Skip to main content
ABC News
2009 Elections Preview: Washington Referendum 71 (Domestic Partnership)

Washington (state) — Referendum 71“This bill would expand the rights, responsibilities, and obligations accorded state-registered same-sex and senior domestic partners to be equivalent to those of married spouses, except that a domestic partnership is not a marriage. Should this bill be Approved or Rejected?”

The Positions: An Approve (Yes) vote upholds the expanded domestic partnership rights approved by the state legislature. A Reject (No) vote withdraws those rights and benefits, although it does not overturn domestic partnership itself.

The thing to notice is that the language is the functional opposite here of what it was in Maine or California. An affirmative (approve) vote is good news for same-sex couples, and a negative (reject) vote is bad for them. This has caused some confusion; one pollster has stated that as much as 10 percent of the electorate might vote in a way opposite to their true intentions.

The Polls: The only independent polling in the race is from SurveyUSA, which shows the Approve side winning 50-43, an improvement from 45-42 a month ago. GQR also polled the race on behalf of the pro-domestic partnership group Washington Families Standing Together and showed it passing 53-36, although the usual caveats apply as this is a nonindependent poll.

Analysis: Washington is similar to Maine in certain respects, being white and fairly secular, and since I think the pro-gay marriage side is more likely than not to prevail in Maine, you might think I feel the same way about the initiative in Washington state. Indeed I do feel that way, although the initiatives are not directly comparable. On the one hand, Referendum 71 does not go as far as Maine’s Question 1 or California’s Proposition 8 since it seeks to reaffirm an “everything but marriage” bill that does not formally bestow the title of marriage upon same-sex couples. On the other hand, a rejection of the referendum would not overturn Washington’s 2007 domestic partnership law, but instead only the expanded, marriage-like benefits that were afforded to those couples this year.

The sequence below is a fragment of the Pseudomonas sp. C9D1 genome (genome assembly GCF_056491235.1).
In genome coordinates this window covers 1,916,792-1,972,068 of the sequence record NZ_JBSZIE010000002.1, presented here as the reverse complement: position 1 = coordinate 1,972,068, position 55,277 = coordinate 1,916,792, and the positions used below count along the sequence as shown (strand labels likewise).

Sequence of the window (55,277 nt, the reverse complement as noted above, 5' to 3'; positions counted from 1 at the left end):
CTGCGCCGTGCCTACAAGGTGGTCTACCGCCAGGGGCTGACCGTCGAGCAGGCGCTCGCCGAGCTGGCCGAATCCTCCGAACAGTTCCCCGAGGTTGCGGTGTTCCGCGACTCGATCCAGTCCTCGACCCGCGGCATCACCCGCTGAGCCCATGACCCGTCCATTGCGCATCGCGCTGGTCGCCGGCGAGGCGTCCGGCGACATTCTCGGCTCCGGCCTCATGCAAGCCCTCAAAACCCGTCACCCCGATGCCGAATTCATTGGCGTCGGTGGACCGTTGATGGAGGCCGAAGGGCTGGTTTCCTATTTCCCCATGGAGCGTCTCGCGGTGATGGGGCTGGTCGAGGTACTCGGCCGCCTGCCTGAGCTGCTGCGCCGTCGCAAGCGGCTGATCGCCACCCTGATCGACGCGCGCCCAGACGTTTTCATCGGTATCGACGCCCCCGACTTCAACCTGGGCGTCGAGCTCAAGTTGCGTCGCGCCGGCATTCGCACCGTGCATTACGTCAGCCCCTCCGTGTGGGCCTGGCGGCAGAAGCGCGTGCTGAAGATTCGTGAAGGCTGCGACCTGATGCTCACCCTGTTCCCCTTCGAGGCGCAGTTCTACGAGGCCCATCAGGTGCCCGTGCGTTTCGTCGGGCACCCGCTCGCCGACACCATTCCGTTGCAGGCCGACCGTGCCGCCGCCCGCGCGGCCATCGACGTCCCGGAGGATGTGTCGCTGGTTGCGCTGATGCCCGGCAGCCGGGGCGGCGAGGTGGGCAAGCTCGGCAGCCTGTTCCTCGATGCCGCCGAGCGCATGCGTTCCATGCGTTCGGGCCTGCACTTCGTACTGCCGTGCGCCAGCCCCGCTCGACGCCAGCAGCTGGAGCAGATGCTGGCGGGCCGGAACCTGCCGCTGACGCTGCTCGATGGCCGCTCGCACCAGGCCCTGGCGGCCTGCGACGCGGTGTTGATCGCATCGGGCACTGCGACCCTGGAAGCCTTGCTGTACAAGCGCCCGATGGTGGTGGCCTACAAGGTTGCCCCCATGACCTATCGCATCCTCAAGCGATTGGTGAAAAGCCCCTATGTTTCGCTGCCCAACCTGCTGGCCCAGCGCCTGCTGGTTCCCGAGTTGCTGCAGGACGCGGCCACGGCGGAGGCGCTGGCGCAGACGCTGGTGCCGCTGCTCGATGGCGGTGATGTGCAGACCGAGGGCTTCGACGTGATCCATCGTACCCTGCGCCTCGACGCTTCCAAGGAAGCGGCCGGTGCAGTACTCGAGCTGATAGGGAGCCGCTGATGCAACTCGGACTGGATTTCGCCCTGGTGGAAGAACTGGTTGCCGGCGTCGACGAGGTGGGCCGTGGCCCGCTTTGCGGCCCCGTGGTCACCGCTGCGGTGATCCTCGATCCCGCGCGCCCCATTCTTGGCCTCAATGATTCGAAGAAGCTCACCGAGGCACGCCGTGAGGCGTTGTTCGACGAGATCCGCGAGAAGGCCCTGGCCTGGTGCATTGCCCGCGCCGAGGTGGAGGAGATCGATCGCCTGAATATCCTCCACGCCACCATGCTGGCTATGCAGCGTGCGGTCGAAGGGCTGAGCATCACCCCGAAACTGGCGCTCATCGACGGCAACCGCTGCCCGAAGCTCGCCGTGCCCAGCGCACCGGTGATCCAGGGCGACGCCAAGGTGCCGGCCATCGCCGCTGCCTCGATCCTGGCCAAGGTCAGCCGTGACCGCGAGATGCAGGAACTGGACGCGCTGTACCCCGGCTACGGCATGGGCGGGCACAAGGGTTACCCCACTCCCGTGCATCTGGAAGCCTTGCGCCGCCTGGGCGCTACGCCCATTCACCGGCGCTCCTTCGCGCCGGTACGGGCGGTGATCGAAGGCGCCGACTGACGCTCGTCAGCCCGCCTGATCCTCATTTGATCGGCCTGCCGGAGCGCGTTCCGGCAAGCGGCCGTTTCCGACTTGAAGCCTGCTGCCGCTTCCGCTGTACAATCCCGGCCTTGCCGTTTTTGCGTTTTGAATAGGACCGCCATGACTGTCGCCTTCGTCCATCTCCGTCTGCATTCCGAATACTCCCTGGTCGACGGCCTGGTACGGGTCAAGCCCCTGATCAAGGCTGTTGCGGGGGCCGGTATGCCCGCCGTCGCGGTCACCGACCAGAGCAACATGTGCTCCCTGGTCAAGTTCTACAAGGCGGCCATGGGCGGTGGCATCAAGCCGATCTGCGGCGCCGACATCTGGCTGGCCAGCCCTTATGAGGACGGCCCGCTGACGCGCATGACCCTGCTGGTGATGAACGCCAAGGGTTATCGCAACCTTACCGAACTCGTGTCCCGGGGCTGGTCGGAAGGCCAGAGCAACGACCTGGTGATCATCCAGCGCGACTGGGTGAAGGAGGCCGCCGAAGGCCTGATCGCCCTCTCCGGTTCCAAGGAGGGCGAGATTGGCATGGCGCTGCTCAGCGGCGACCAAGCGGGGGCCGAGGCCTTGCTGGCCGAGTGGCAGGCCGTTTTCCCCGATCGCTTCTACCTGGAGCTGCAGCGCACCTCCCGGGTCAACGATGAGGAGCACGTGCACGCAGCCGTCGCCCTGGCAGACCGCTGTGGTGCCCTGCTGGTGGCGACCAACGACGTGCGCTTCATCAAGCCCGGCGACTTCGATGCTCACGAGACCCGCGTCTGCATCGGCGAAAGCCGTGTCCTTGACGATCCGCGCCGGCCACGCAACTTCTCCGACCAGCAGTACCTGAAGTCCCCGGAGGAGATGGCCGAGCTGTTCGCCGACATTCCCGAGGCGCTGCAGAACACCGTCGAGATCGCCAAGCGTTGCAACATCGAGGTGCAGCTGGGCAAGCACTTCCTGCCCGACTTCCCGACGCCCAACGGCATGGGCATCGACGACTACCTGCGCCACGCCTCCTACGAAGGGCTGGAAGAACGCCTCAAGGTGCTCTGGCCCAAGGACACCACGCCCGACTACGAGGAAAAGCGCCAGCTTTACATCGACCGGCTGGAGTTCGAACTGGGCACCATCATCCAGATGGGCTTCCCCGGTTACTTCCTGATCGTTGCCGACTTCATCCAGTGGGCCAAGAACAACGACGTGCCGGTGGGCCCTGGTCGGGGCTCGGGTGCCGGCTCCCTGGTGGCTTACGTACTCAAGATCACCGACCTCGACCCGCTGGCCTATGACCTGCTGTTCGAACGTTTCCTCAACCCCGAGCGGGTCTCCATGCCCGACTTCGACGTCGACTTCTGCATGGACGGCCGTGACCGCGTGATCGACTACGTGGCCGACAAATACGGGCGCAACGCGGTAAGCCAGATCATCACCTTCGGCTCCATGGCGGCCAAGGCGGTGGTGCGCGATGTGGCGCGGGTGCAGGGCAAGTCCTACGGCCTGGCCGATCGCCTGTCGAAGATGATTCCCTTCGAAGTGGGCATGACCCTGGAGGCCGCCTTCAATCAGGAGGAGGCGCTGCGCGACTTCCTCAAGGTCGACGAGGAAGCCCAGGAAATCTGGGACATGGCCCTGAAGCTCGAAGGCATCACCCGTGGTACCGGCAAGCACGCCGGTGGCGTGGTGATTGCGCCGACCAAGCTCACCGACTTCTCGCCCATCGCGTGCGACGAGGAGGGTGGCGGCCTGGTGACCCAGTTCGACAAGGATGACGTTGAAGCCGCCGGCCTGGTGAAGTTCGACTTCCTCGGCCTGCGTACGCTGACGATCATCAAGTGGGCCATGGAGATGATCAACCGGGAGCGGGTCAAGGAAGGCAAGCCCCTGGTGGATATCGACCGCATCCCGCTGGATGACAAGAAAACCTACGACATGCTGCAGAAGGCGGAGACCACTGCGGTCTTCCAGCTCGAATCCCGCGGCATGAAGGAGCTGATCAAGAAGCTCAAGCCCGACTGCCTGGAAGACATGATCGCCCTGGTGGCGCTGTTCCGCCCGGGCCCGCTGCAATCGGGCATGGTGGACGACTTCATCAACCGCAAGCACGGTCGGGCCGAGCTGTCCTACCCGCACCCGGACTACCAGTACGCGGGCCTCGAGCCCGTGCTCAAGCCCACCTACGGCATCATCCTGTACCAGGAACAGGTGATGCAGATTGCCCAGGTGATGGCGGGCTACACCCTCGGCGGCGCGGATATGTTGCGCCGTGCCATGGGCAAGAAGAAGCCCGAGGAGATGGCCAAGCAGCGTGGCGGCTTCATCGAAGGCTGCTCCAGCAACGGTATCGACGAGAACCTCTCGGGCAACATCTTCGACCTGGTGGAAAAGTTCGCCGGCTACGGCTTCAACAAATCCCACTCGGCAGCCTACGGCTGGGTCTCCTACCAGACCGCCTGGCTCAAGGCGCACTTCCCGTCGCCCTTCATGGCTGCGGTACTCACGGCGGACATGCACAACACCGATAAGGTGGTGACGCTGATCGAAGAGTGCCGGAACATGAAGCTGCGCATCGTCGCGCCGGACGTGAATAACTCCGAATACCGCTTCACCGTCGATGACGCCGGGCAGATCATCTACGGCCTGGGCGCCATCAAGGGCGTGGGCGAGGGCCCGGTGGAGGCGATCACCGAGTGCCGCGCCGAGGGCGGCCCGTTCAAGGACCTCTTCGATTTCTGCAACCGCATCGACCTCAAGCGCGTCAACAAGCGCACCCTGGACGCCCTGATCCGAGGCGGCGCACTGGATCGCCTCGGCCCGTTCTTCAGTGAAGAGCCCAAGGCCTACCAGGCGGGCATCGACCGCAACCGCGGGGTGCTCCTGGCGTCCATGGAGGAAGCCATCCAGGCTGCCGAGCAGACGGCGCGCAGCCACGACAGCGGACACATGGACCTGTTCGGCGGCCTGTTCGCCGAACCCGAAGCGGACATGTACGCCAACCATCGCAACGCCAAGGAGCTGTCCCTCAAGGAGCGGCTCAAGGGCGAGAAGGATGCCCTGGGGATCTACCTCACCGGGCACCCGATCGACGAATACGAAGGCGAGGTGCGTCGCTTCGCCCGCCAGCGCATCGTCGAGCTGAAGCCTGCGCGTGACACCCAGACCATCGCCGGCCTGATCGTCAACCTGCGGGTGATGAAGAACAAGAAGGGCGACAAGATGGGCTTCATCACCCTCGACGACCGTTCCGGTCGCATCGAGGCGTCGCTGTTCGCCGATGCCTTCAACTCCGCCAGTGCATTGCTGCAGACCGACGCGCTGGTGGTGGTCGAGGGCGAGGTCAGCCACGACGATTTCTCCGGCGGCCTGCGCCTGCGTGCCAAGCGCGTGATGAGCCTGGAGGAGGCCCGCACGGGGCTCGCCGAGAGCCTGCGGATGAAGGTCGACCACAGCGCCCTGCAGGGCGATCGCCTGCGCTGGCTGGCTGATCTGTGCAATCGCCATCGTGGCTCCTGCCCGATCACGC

Were Washington to vote on a measure to ban domestic partnership outright, it would almost certainly fail and fail badly: by a 58-42 margin, according to my statistical model. A measure to ban gay marriage but not domestic partnership would be much closer; I have such a measure failing 52.5-47.5, but there is a good deal of uncertainty there, and in an off-year election the numbers might be closer to 50:50. Referendum 71 appears to be polling somewhere in between those two goalposts, which makes sense, since it takes Washington somewhere in between domestic partnership and full-blown marriage.

There is also arguably less uncertainty about the outcome in Washington than in Maine. This is because, as in California, most Washingtonians vote by mail, and SurveyUSA has the Approve side leading 53-42 among those who have already voted. A small bit of good fortune for the Approve side is that there is a highly competitive mayoral race in Seattle, which might encourage turnout in that obviously very liberal corner of the state.

The Odds: Although there is a lot of uncertainty in both the polling and the statistical model because of the ambiguity of the measure under consideration, they do tend to point toward the same result: Referendum 71 passing by a margin on the order of 7-10 points. Coupled with what appears to be movement toward the pro-domestic partnership side — which may reflect voters familiarizing themselves with the language of the ballot — and what also appears to be an advantage for the Approve side in votes collected thus far, Referendum 71 appears to be fairly safe. I would give about 10-1 odds against its being rejected.

Nate Silver founded and was the editor in chief of FiveThirtyEight.